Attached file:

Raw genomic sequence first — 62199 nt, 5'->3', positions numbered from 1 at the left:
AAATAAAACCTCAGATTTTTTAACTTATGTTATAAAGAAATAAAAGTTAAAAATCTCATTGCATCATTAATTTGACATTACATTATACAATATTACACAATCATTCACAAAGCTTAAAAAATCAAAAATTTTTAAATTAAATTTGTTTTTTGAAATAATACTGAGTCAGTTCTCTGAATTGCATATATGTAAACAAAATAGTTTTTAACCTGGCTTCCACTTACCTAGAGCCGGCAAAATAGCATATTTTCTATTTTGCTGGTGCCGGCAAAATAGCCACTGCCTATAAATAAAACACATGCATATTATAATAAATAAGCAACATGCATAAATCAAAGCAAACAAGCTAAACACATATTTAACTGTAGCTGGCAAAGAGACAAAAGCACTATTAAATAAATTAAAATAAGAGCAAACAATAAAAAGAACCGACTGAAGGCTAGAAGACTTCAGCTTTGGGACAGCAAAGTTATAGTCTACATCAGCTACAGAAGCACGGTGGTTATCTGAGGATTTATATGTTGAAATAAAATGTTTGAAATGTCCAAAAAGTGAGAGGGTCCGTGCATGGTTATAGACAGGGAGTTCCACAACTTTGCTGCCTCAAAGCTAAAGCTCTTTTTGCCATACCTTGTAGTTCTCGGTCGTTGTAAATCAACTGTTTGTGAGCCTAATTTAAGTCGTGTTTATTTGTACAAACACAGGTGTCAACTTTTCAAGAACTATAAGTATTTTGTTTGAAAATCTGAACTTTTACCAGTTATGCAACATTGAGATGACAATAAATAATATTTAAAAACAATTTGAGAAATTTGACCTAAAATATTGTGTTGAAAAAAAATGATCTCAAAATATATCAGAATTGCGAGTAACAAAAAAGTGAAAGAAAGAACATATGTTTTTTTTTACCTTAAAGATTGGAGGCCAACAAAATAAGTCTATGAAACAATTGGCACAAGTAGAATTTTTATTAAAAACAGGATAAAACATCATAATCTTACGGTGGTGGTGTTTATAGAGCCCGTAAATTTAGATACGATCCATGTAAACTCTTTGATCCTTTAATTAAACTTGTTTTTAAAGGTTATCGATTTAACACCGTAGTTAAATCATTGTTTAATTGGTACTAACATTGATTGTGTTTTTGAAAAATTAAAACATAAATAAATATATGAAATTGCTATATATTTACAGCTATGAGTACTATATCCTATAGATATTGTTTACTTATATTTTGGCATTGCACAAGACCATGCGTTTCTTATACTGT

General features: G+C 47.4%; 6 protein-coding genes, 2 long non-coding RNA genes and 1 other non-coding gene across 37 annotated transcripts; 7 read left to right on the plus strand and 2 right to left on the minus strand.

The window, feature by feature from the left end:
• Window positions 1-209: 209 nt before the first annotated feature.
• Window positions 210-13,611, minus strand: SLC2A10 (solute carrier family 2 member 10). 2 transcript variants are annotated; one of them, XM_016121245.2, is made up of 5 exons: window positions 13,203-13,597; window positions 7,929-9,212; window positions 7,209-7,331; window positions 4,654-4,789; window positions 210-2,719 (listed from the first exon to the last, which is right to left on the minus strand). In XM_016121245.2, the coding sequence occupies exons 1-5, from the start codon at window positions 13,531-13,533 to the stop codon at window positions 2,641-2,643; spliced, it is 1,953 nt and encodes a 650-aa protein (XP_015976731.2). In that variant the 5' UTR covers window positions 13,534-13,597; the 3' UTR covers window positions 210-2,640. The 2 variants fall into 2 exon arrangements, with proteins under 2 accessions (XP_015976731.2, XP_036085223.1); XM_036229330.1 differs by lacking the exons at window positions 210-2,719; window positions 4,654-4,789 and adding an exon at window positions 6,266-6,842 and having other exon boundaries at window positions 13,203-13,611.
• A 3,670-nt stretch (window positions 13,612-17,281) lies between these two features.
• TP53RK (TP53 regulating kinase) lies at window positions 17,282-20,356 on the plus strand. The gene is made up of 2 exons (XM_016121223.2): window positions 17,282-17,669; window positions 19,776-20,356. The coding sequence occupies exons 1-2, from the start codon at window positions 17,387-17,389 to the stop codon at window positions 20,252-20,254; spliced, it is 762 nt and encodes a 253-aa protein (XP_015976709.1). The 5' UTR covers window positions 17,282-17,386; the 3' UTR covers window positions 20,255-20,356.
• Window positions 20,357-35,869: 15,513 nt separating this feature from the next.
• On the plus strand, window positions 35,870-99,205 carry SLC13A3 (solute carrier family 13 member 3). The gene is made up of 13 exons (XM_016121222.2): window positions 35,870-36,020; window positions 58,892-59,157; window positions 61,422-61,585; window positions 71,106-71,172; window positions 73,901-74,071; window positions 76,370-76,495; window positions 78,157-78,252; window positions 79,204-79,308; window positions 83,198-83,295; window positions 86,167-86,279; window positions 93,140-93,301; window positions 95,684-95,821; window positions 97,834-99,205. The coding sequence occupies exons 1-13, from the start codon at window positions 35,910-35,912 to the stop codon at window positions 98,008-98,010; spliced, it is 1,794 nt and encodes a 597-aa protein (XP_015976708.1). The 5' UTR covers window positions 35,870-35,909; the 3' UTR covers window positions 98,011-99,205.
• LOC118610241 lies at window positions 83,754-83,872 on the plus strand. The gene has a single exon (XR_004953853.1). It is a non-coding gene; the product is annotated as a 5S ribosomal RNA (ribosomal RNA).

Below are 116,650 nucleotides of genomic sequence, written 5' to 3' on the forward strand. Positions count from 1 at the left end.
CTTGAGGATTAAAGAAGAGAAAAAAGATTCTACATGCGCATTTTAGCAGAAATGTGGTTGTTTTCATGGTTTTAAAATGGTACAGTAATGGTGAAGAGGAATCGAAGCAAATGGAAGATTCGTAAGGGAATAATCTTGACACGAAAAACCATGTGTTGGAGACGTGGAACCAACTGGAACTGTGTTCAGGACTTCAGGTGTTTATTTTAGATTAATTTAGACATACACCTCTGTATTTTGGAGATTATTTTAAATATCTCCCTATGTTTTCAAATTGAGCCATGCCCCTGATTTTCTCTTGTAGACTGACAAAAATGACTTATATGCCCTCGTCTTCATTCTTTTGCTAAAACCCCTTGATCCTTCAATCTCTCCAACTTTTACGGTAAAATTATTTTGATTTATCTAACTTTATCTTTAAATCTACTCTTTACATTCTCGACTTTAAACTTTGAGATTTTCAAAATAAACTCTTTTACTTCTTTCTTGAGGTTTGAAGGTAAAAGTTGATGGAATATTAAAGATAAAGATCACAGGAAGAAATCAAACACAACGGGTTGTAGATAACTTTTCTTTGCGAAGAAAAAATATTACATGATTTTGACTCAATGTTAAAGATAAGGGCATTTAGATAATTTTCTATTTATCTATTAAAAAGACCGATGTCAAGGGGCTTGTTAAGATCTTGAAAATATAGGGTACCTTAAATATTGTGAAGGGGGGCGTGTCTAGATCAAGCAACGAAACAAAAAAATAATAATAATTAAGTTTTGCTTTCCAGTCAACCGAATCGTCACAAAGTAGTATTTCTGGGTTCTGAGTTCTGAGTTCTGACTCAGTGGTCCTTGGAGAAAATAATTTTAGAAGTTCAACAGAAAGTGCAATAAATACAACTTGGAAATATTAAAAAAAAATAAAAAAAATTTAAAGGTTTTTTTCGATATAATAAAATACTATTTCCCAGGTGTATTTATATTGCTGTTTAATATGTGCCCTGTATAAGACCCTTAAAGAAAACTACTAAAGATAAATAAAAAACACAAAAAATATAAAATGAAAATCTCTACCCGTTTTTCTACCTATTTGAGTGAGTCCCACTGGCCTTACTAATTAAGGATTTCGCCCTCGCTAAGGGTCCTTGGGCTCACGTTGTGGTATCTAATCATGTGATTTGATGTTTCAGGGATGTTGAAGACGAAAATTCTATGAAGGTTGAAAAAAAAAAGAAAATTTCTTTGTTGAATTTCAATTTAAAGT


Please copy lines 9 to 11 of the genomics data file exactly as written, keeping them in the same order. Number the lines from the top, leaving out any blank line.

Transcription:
• Window positions 20,357-35,869: 15,513 nt separating this feature from the next.
• On the plus strand, window positions 35,870-99,205 carry SLC13A3 (solute carrier family 13 member 3). The gene is made up of 13 exons (XM_016121222.2): window positions 35,870-36,020; window positions 58,892-59,157; window positions 61,422-61,585; window positions 71,106-71,172; window positions 73,901-74,071; window positions 76,370-76,495; window positions 78,157-78,252; window positions 79,204-79,308; window positions 83,198-83,295; window positions 86,167-86,279; window positions 93,140-93,301; window positions 95,684-95,821; window positions 97,834-99,205. The coding sequence occupies exons 1-13, from the start codon at window positions 35,910-35,912 to the stop codon at window positions 98,008-98,010; spliced, it is 1,794 nt and encodes a 597-aa protein (XP_015976708.1). The 5' UTR covers window positions 35,870-35,909; the 3' UTR covers window positions 98,011-99,205.
• LOC118610241 lies at window positions 83,754-83,872 on the plus strand. The gene has a single exon (XR_004953853.1). It is a non-coding gene; the product is annotated as a 5S ribosomal RNA (ribosomal RNA).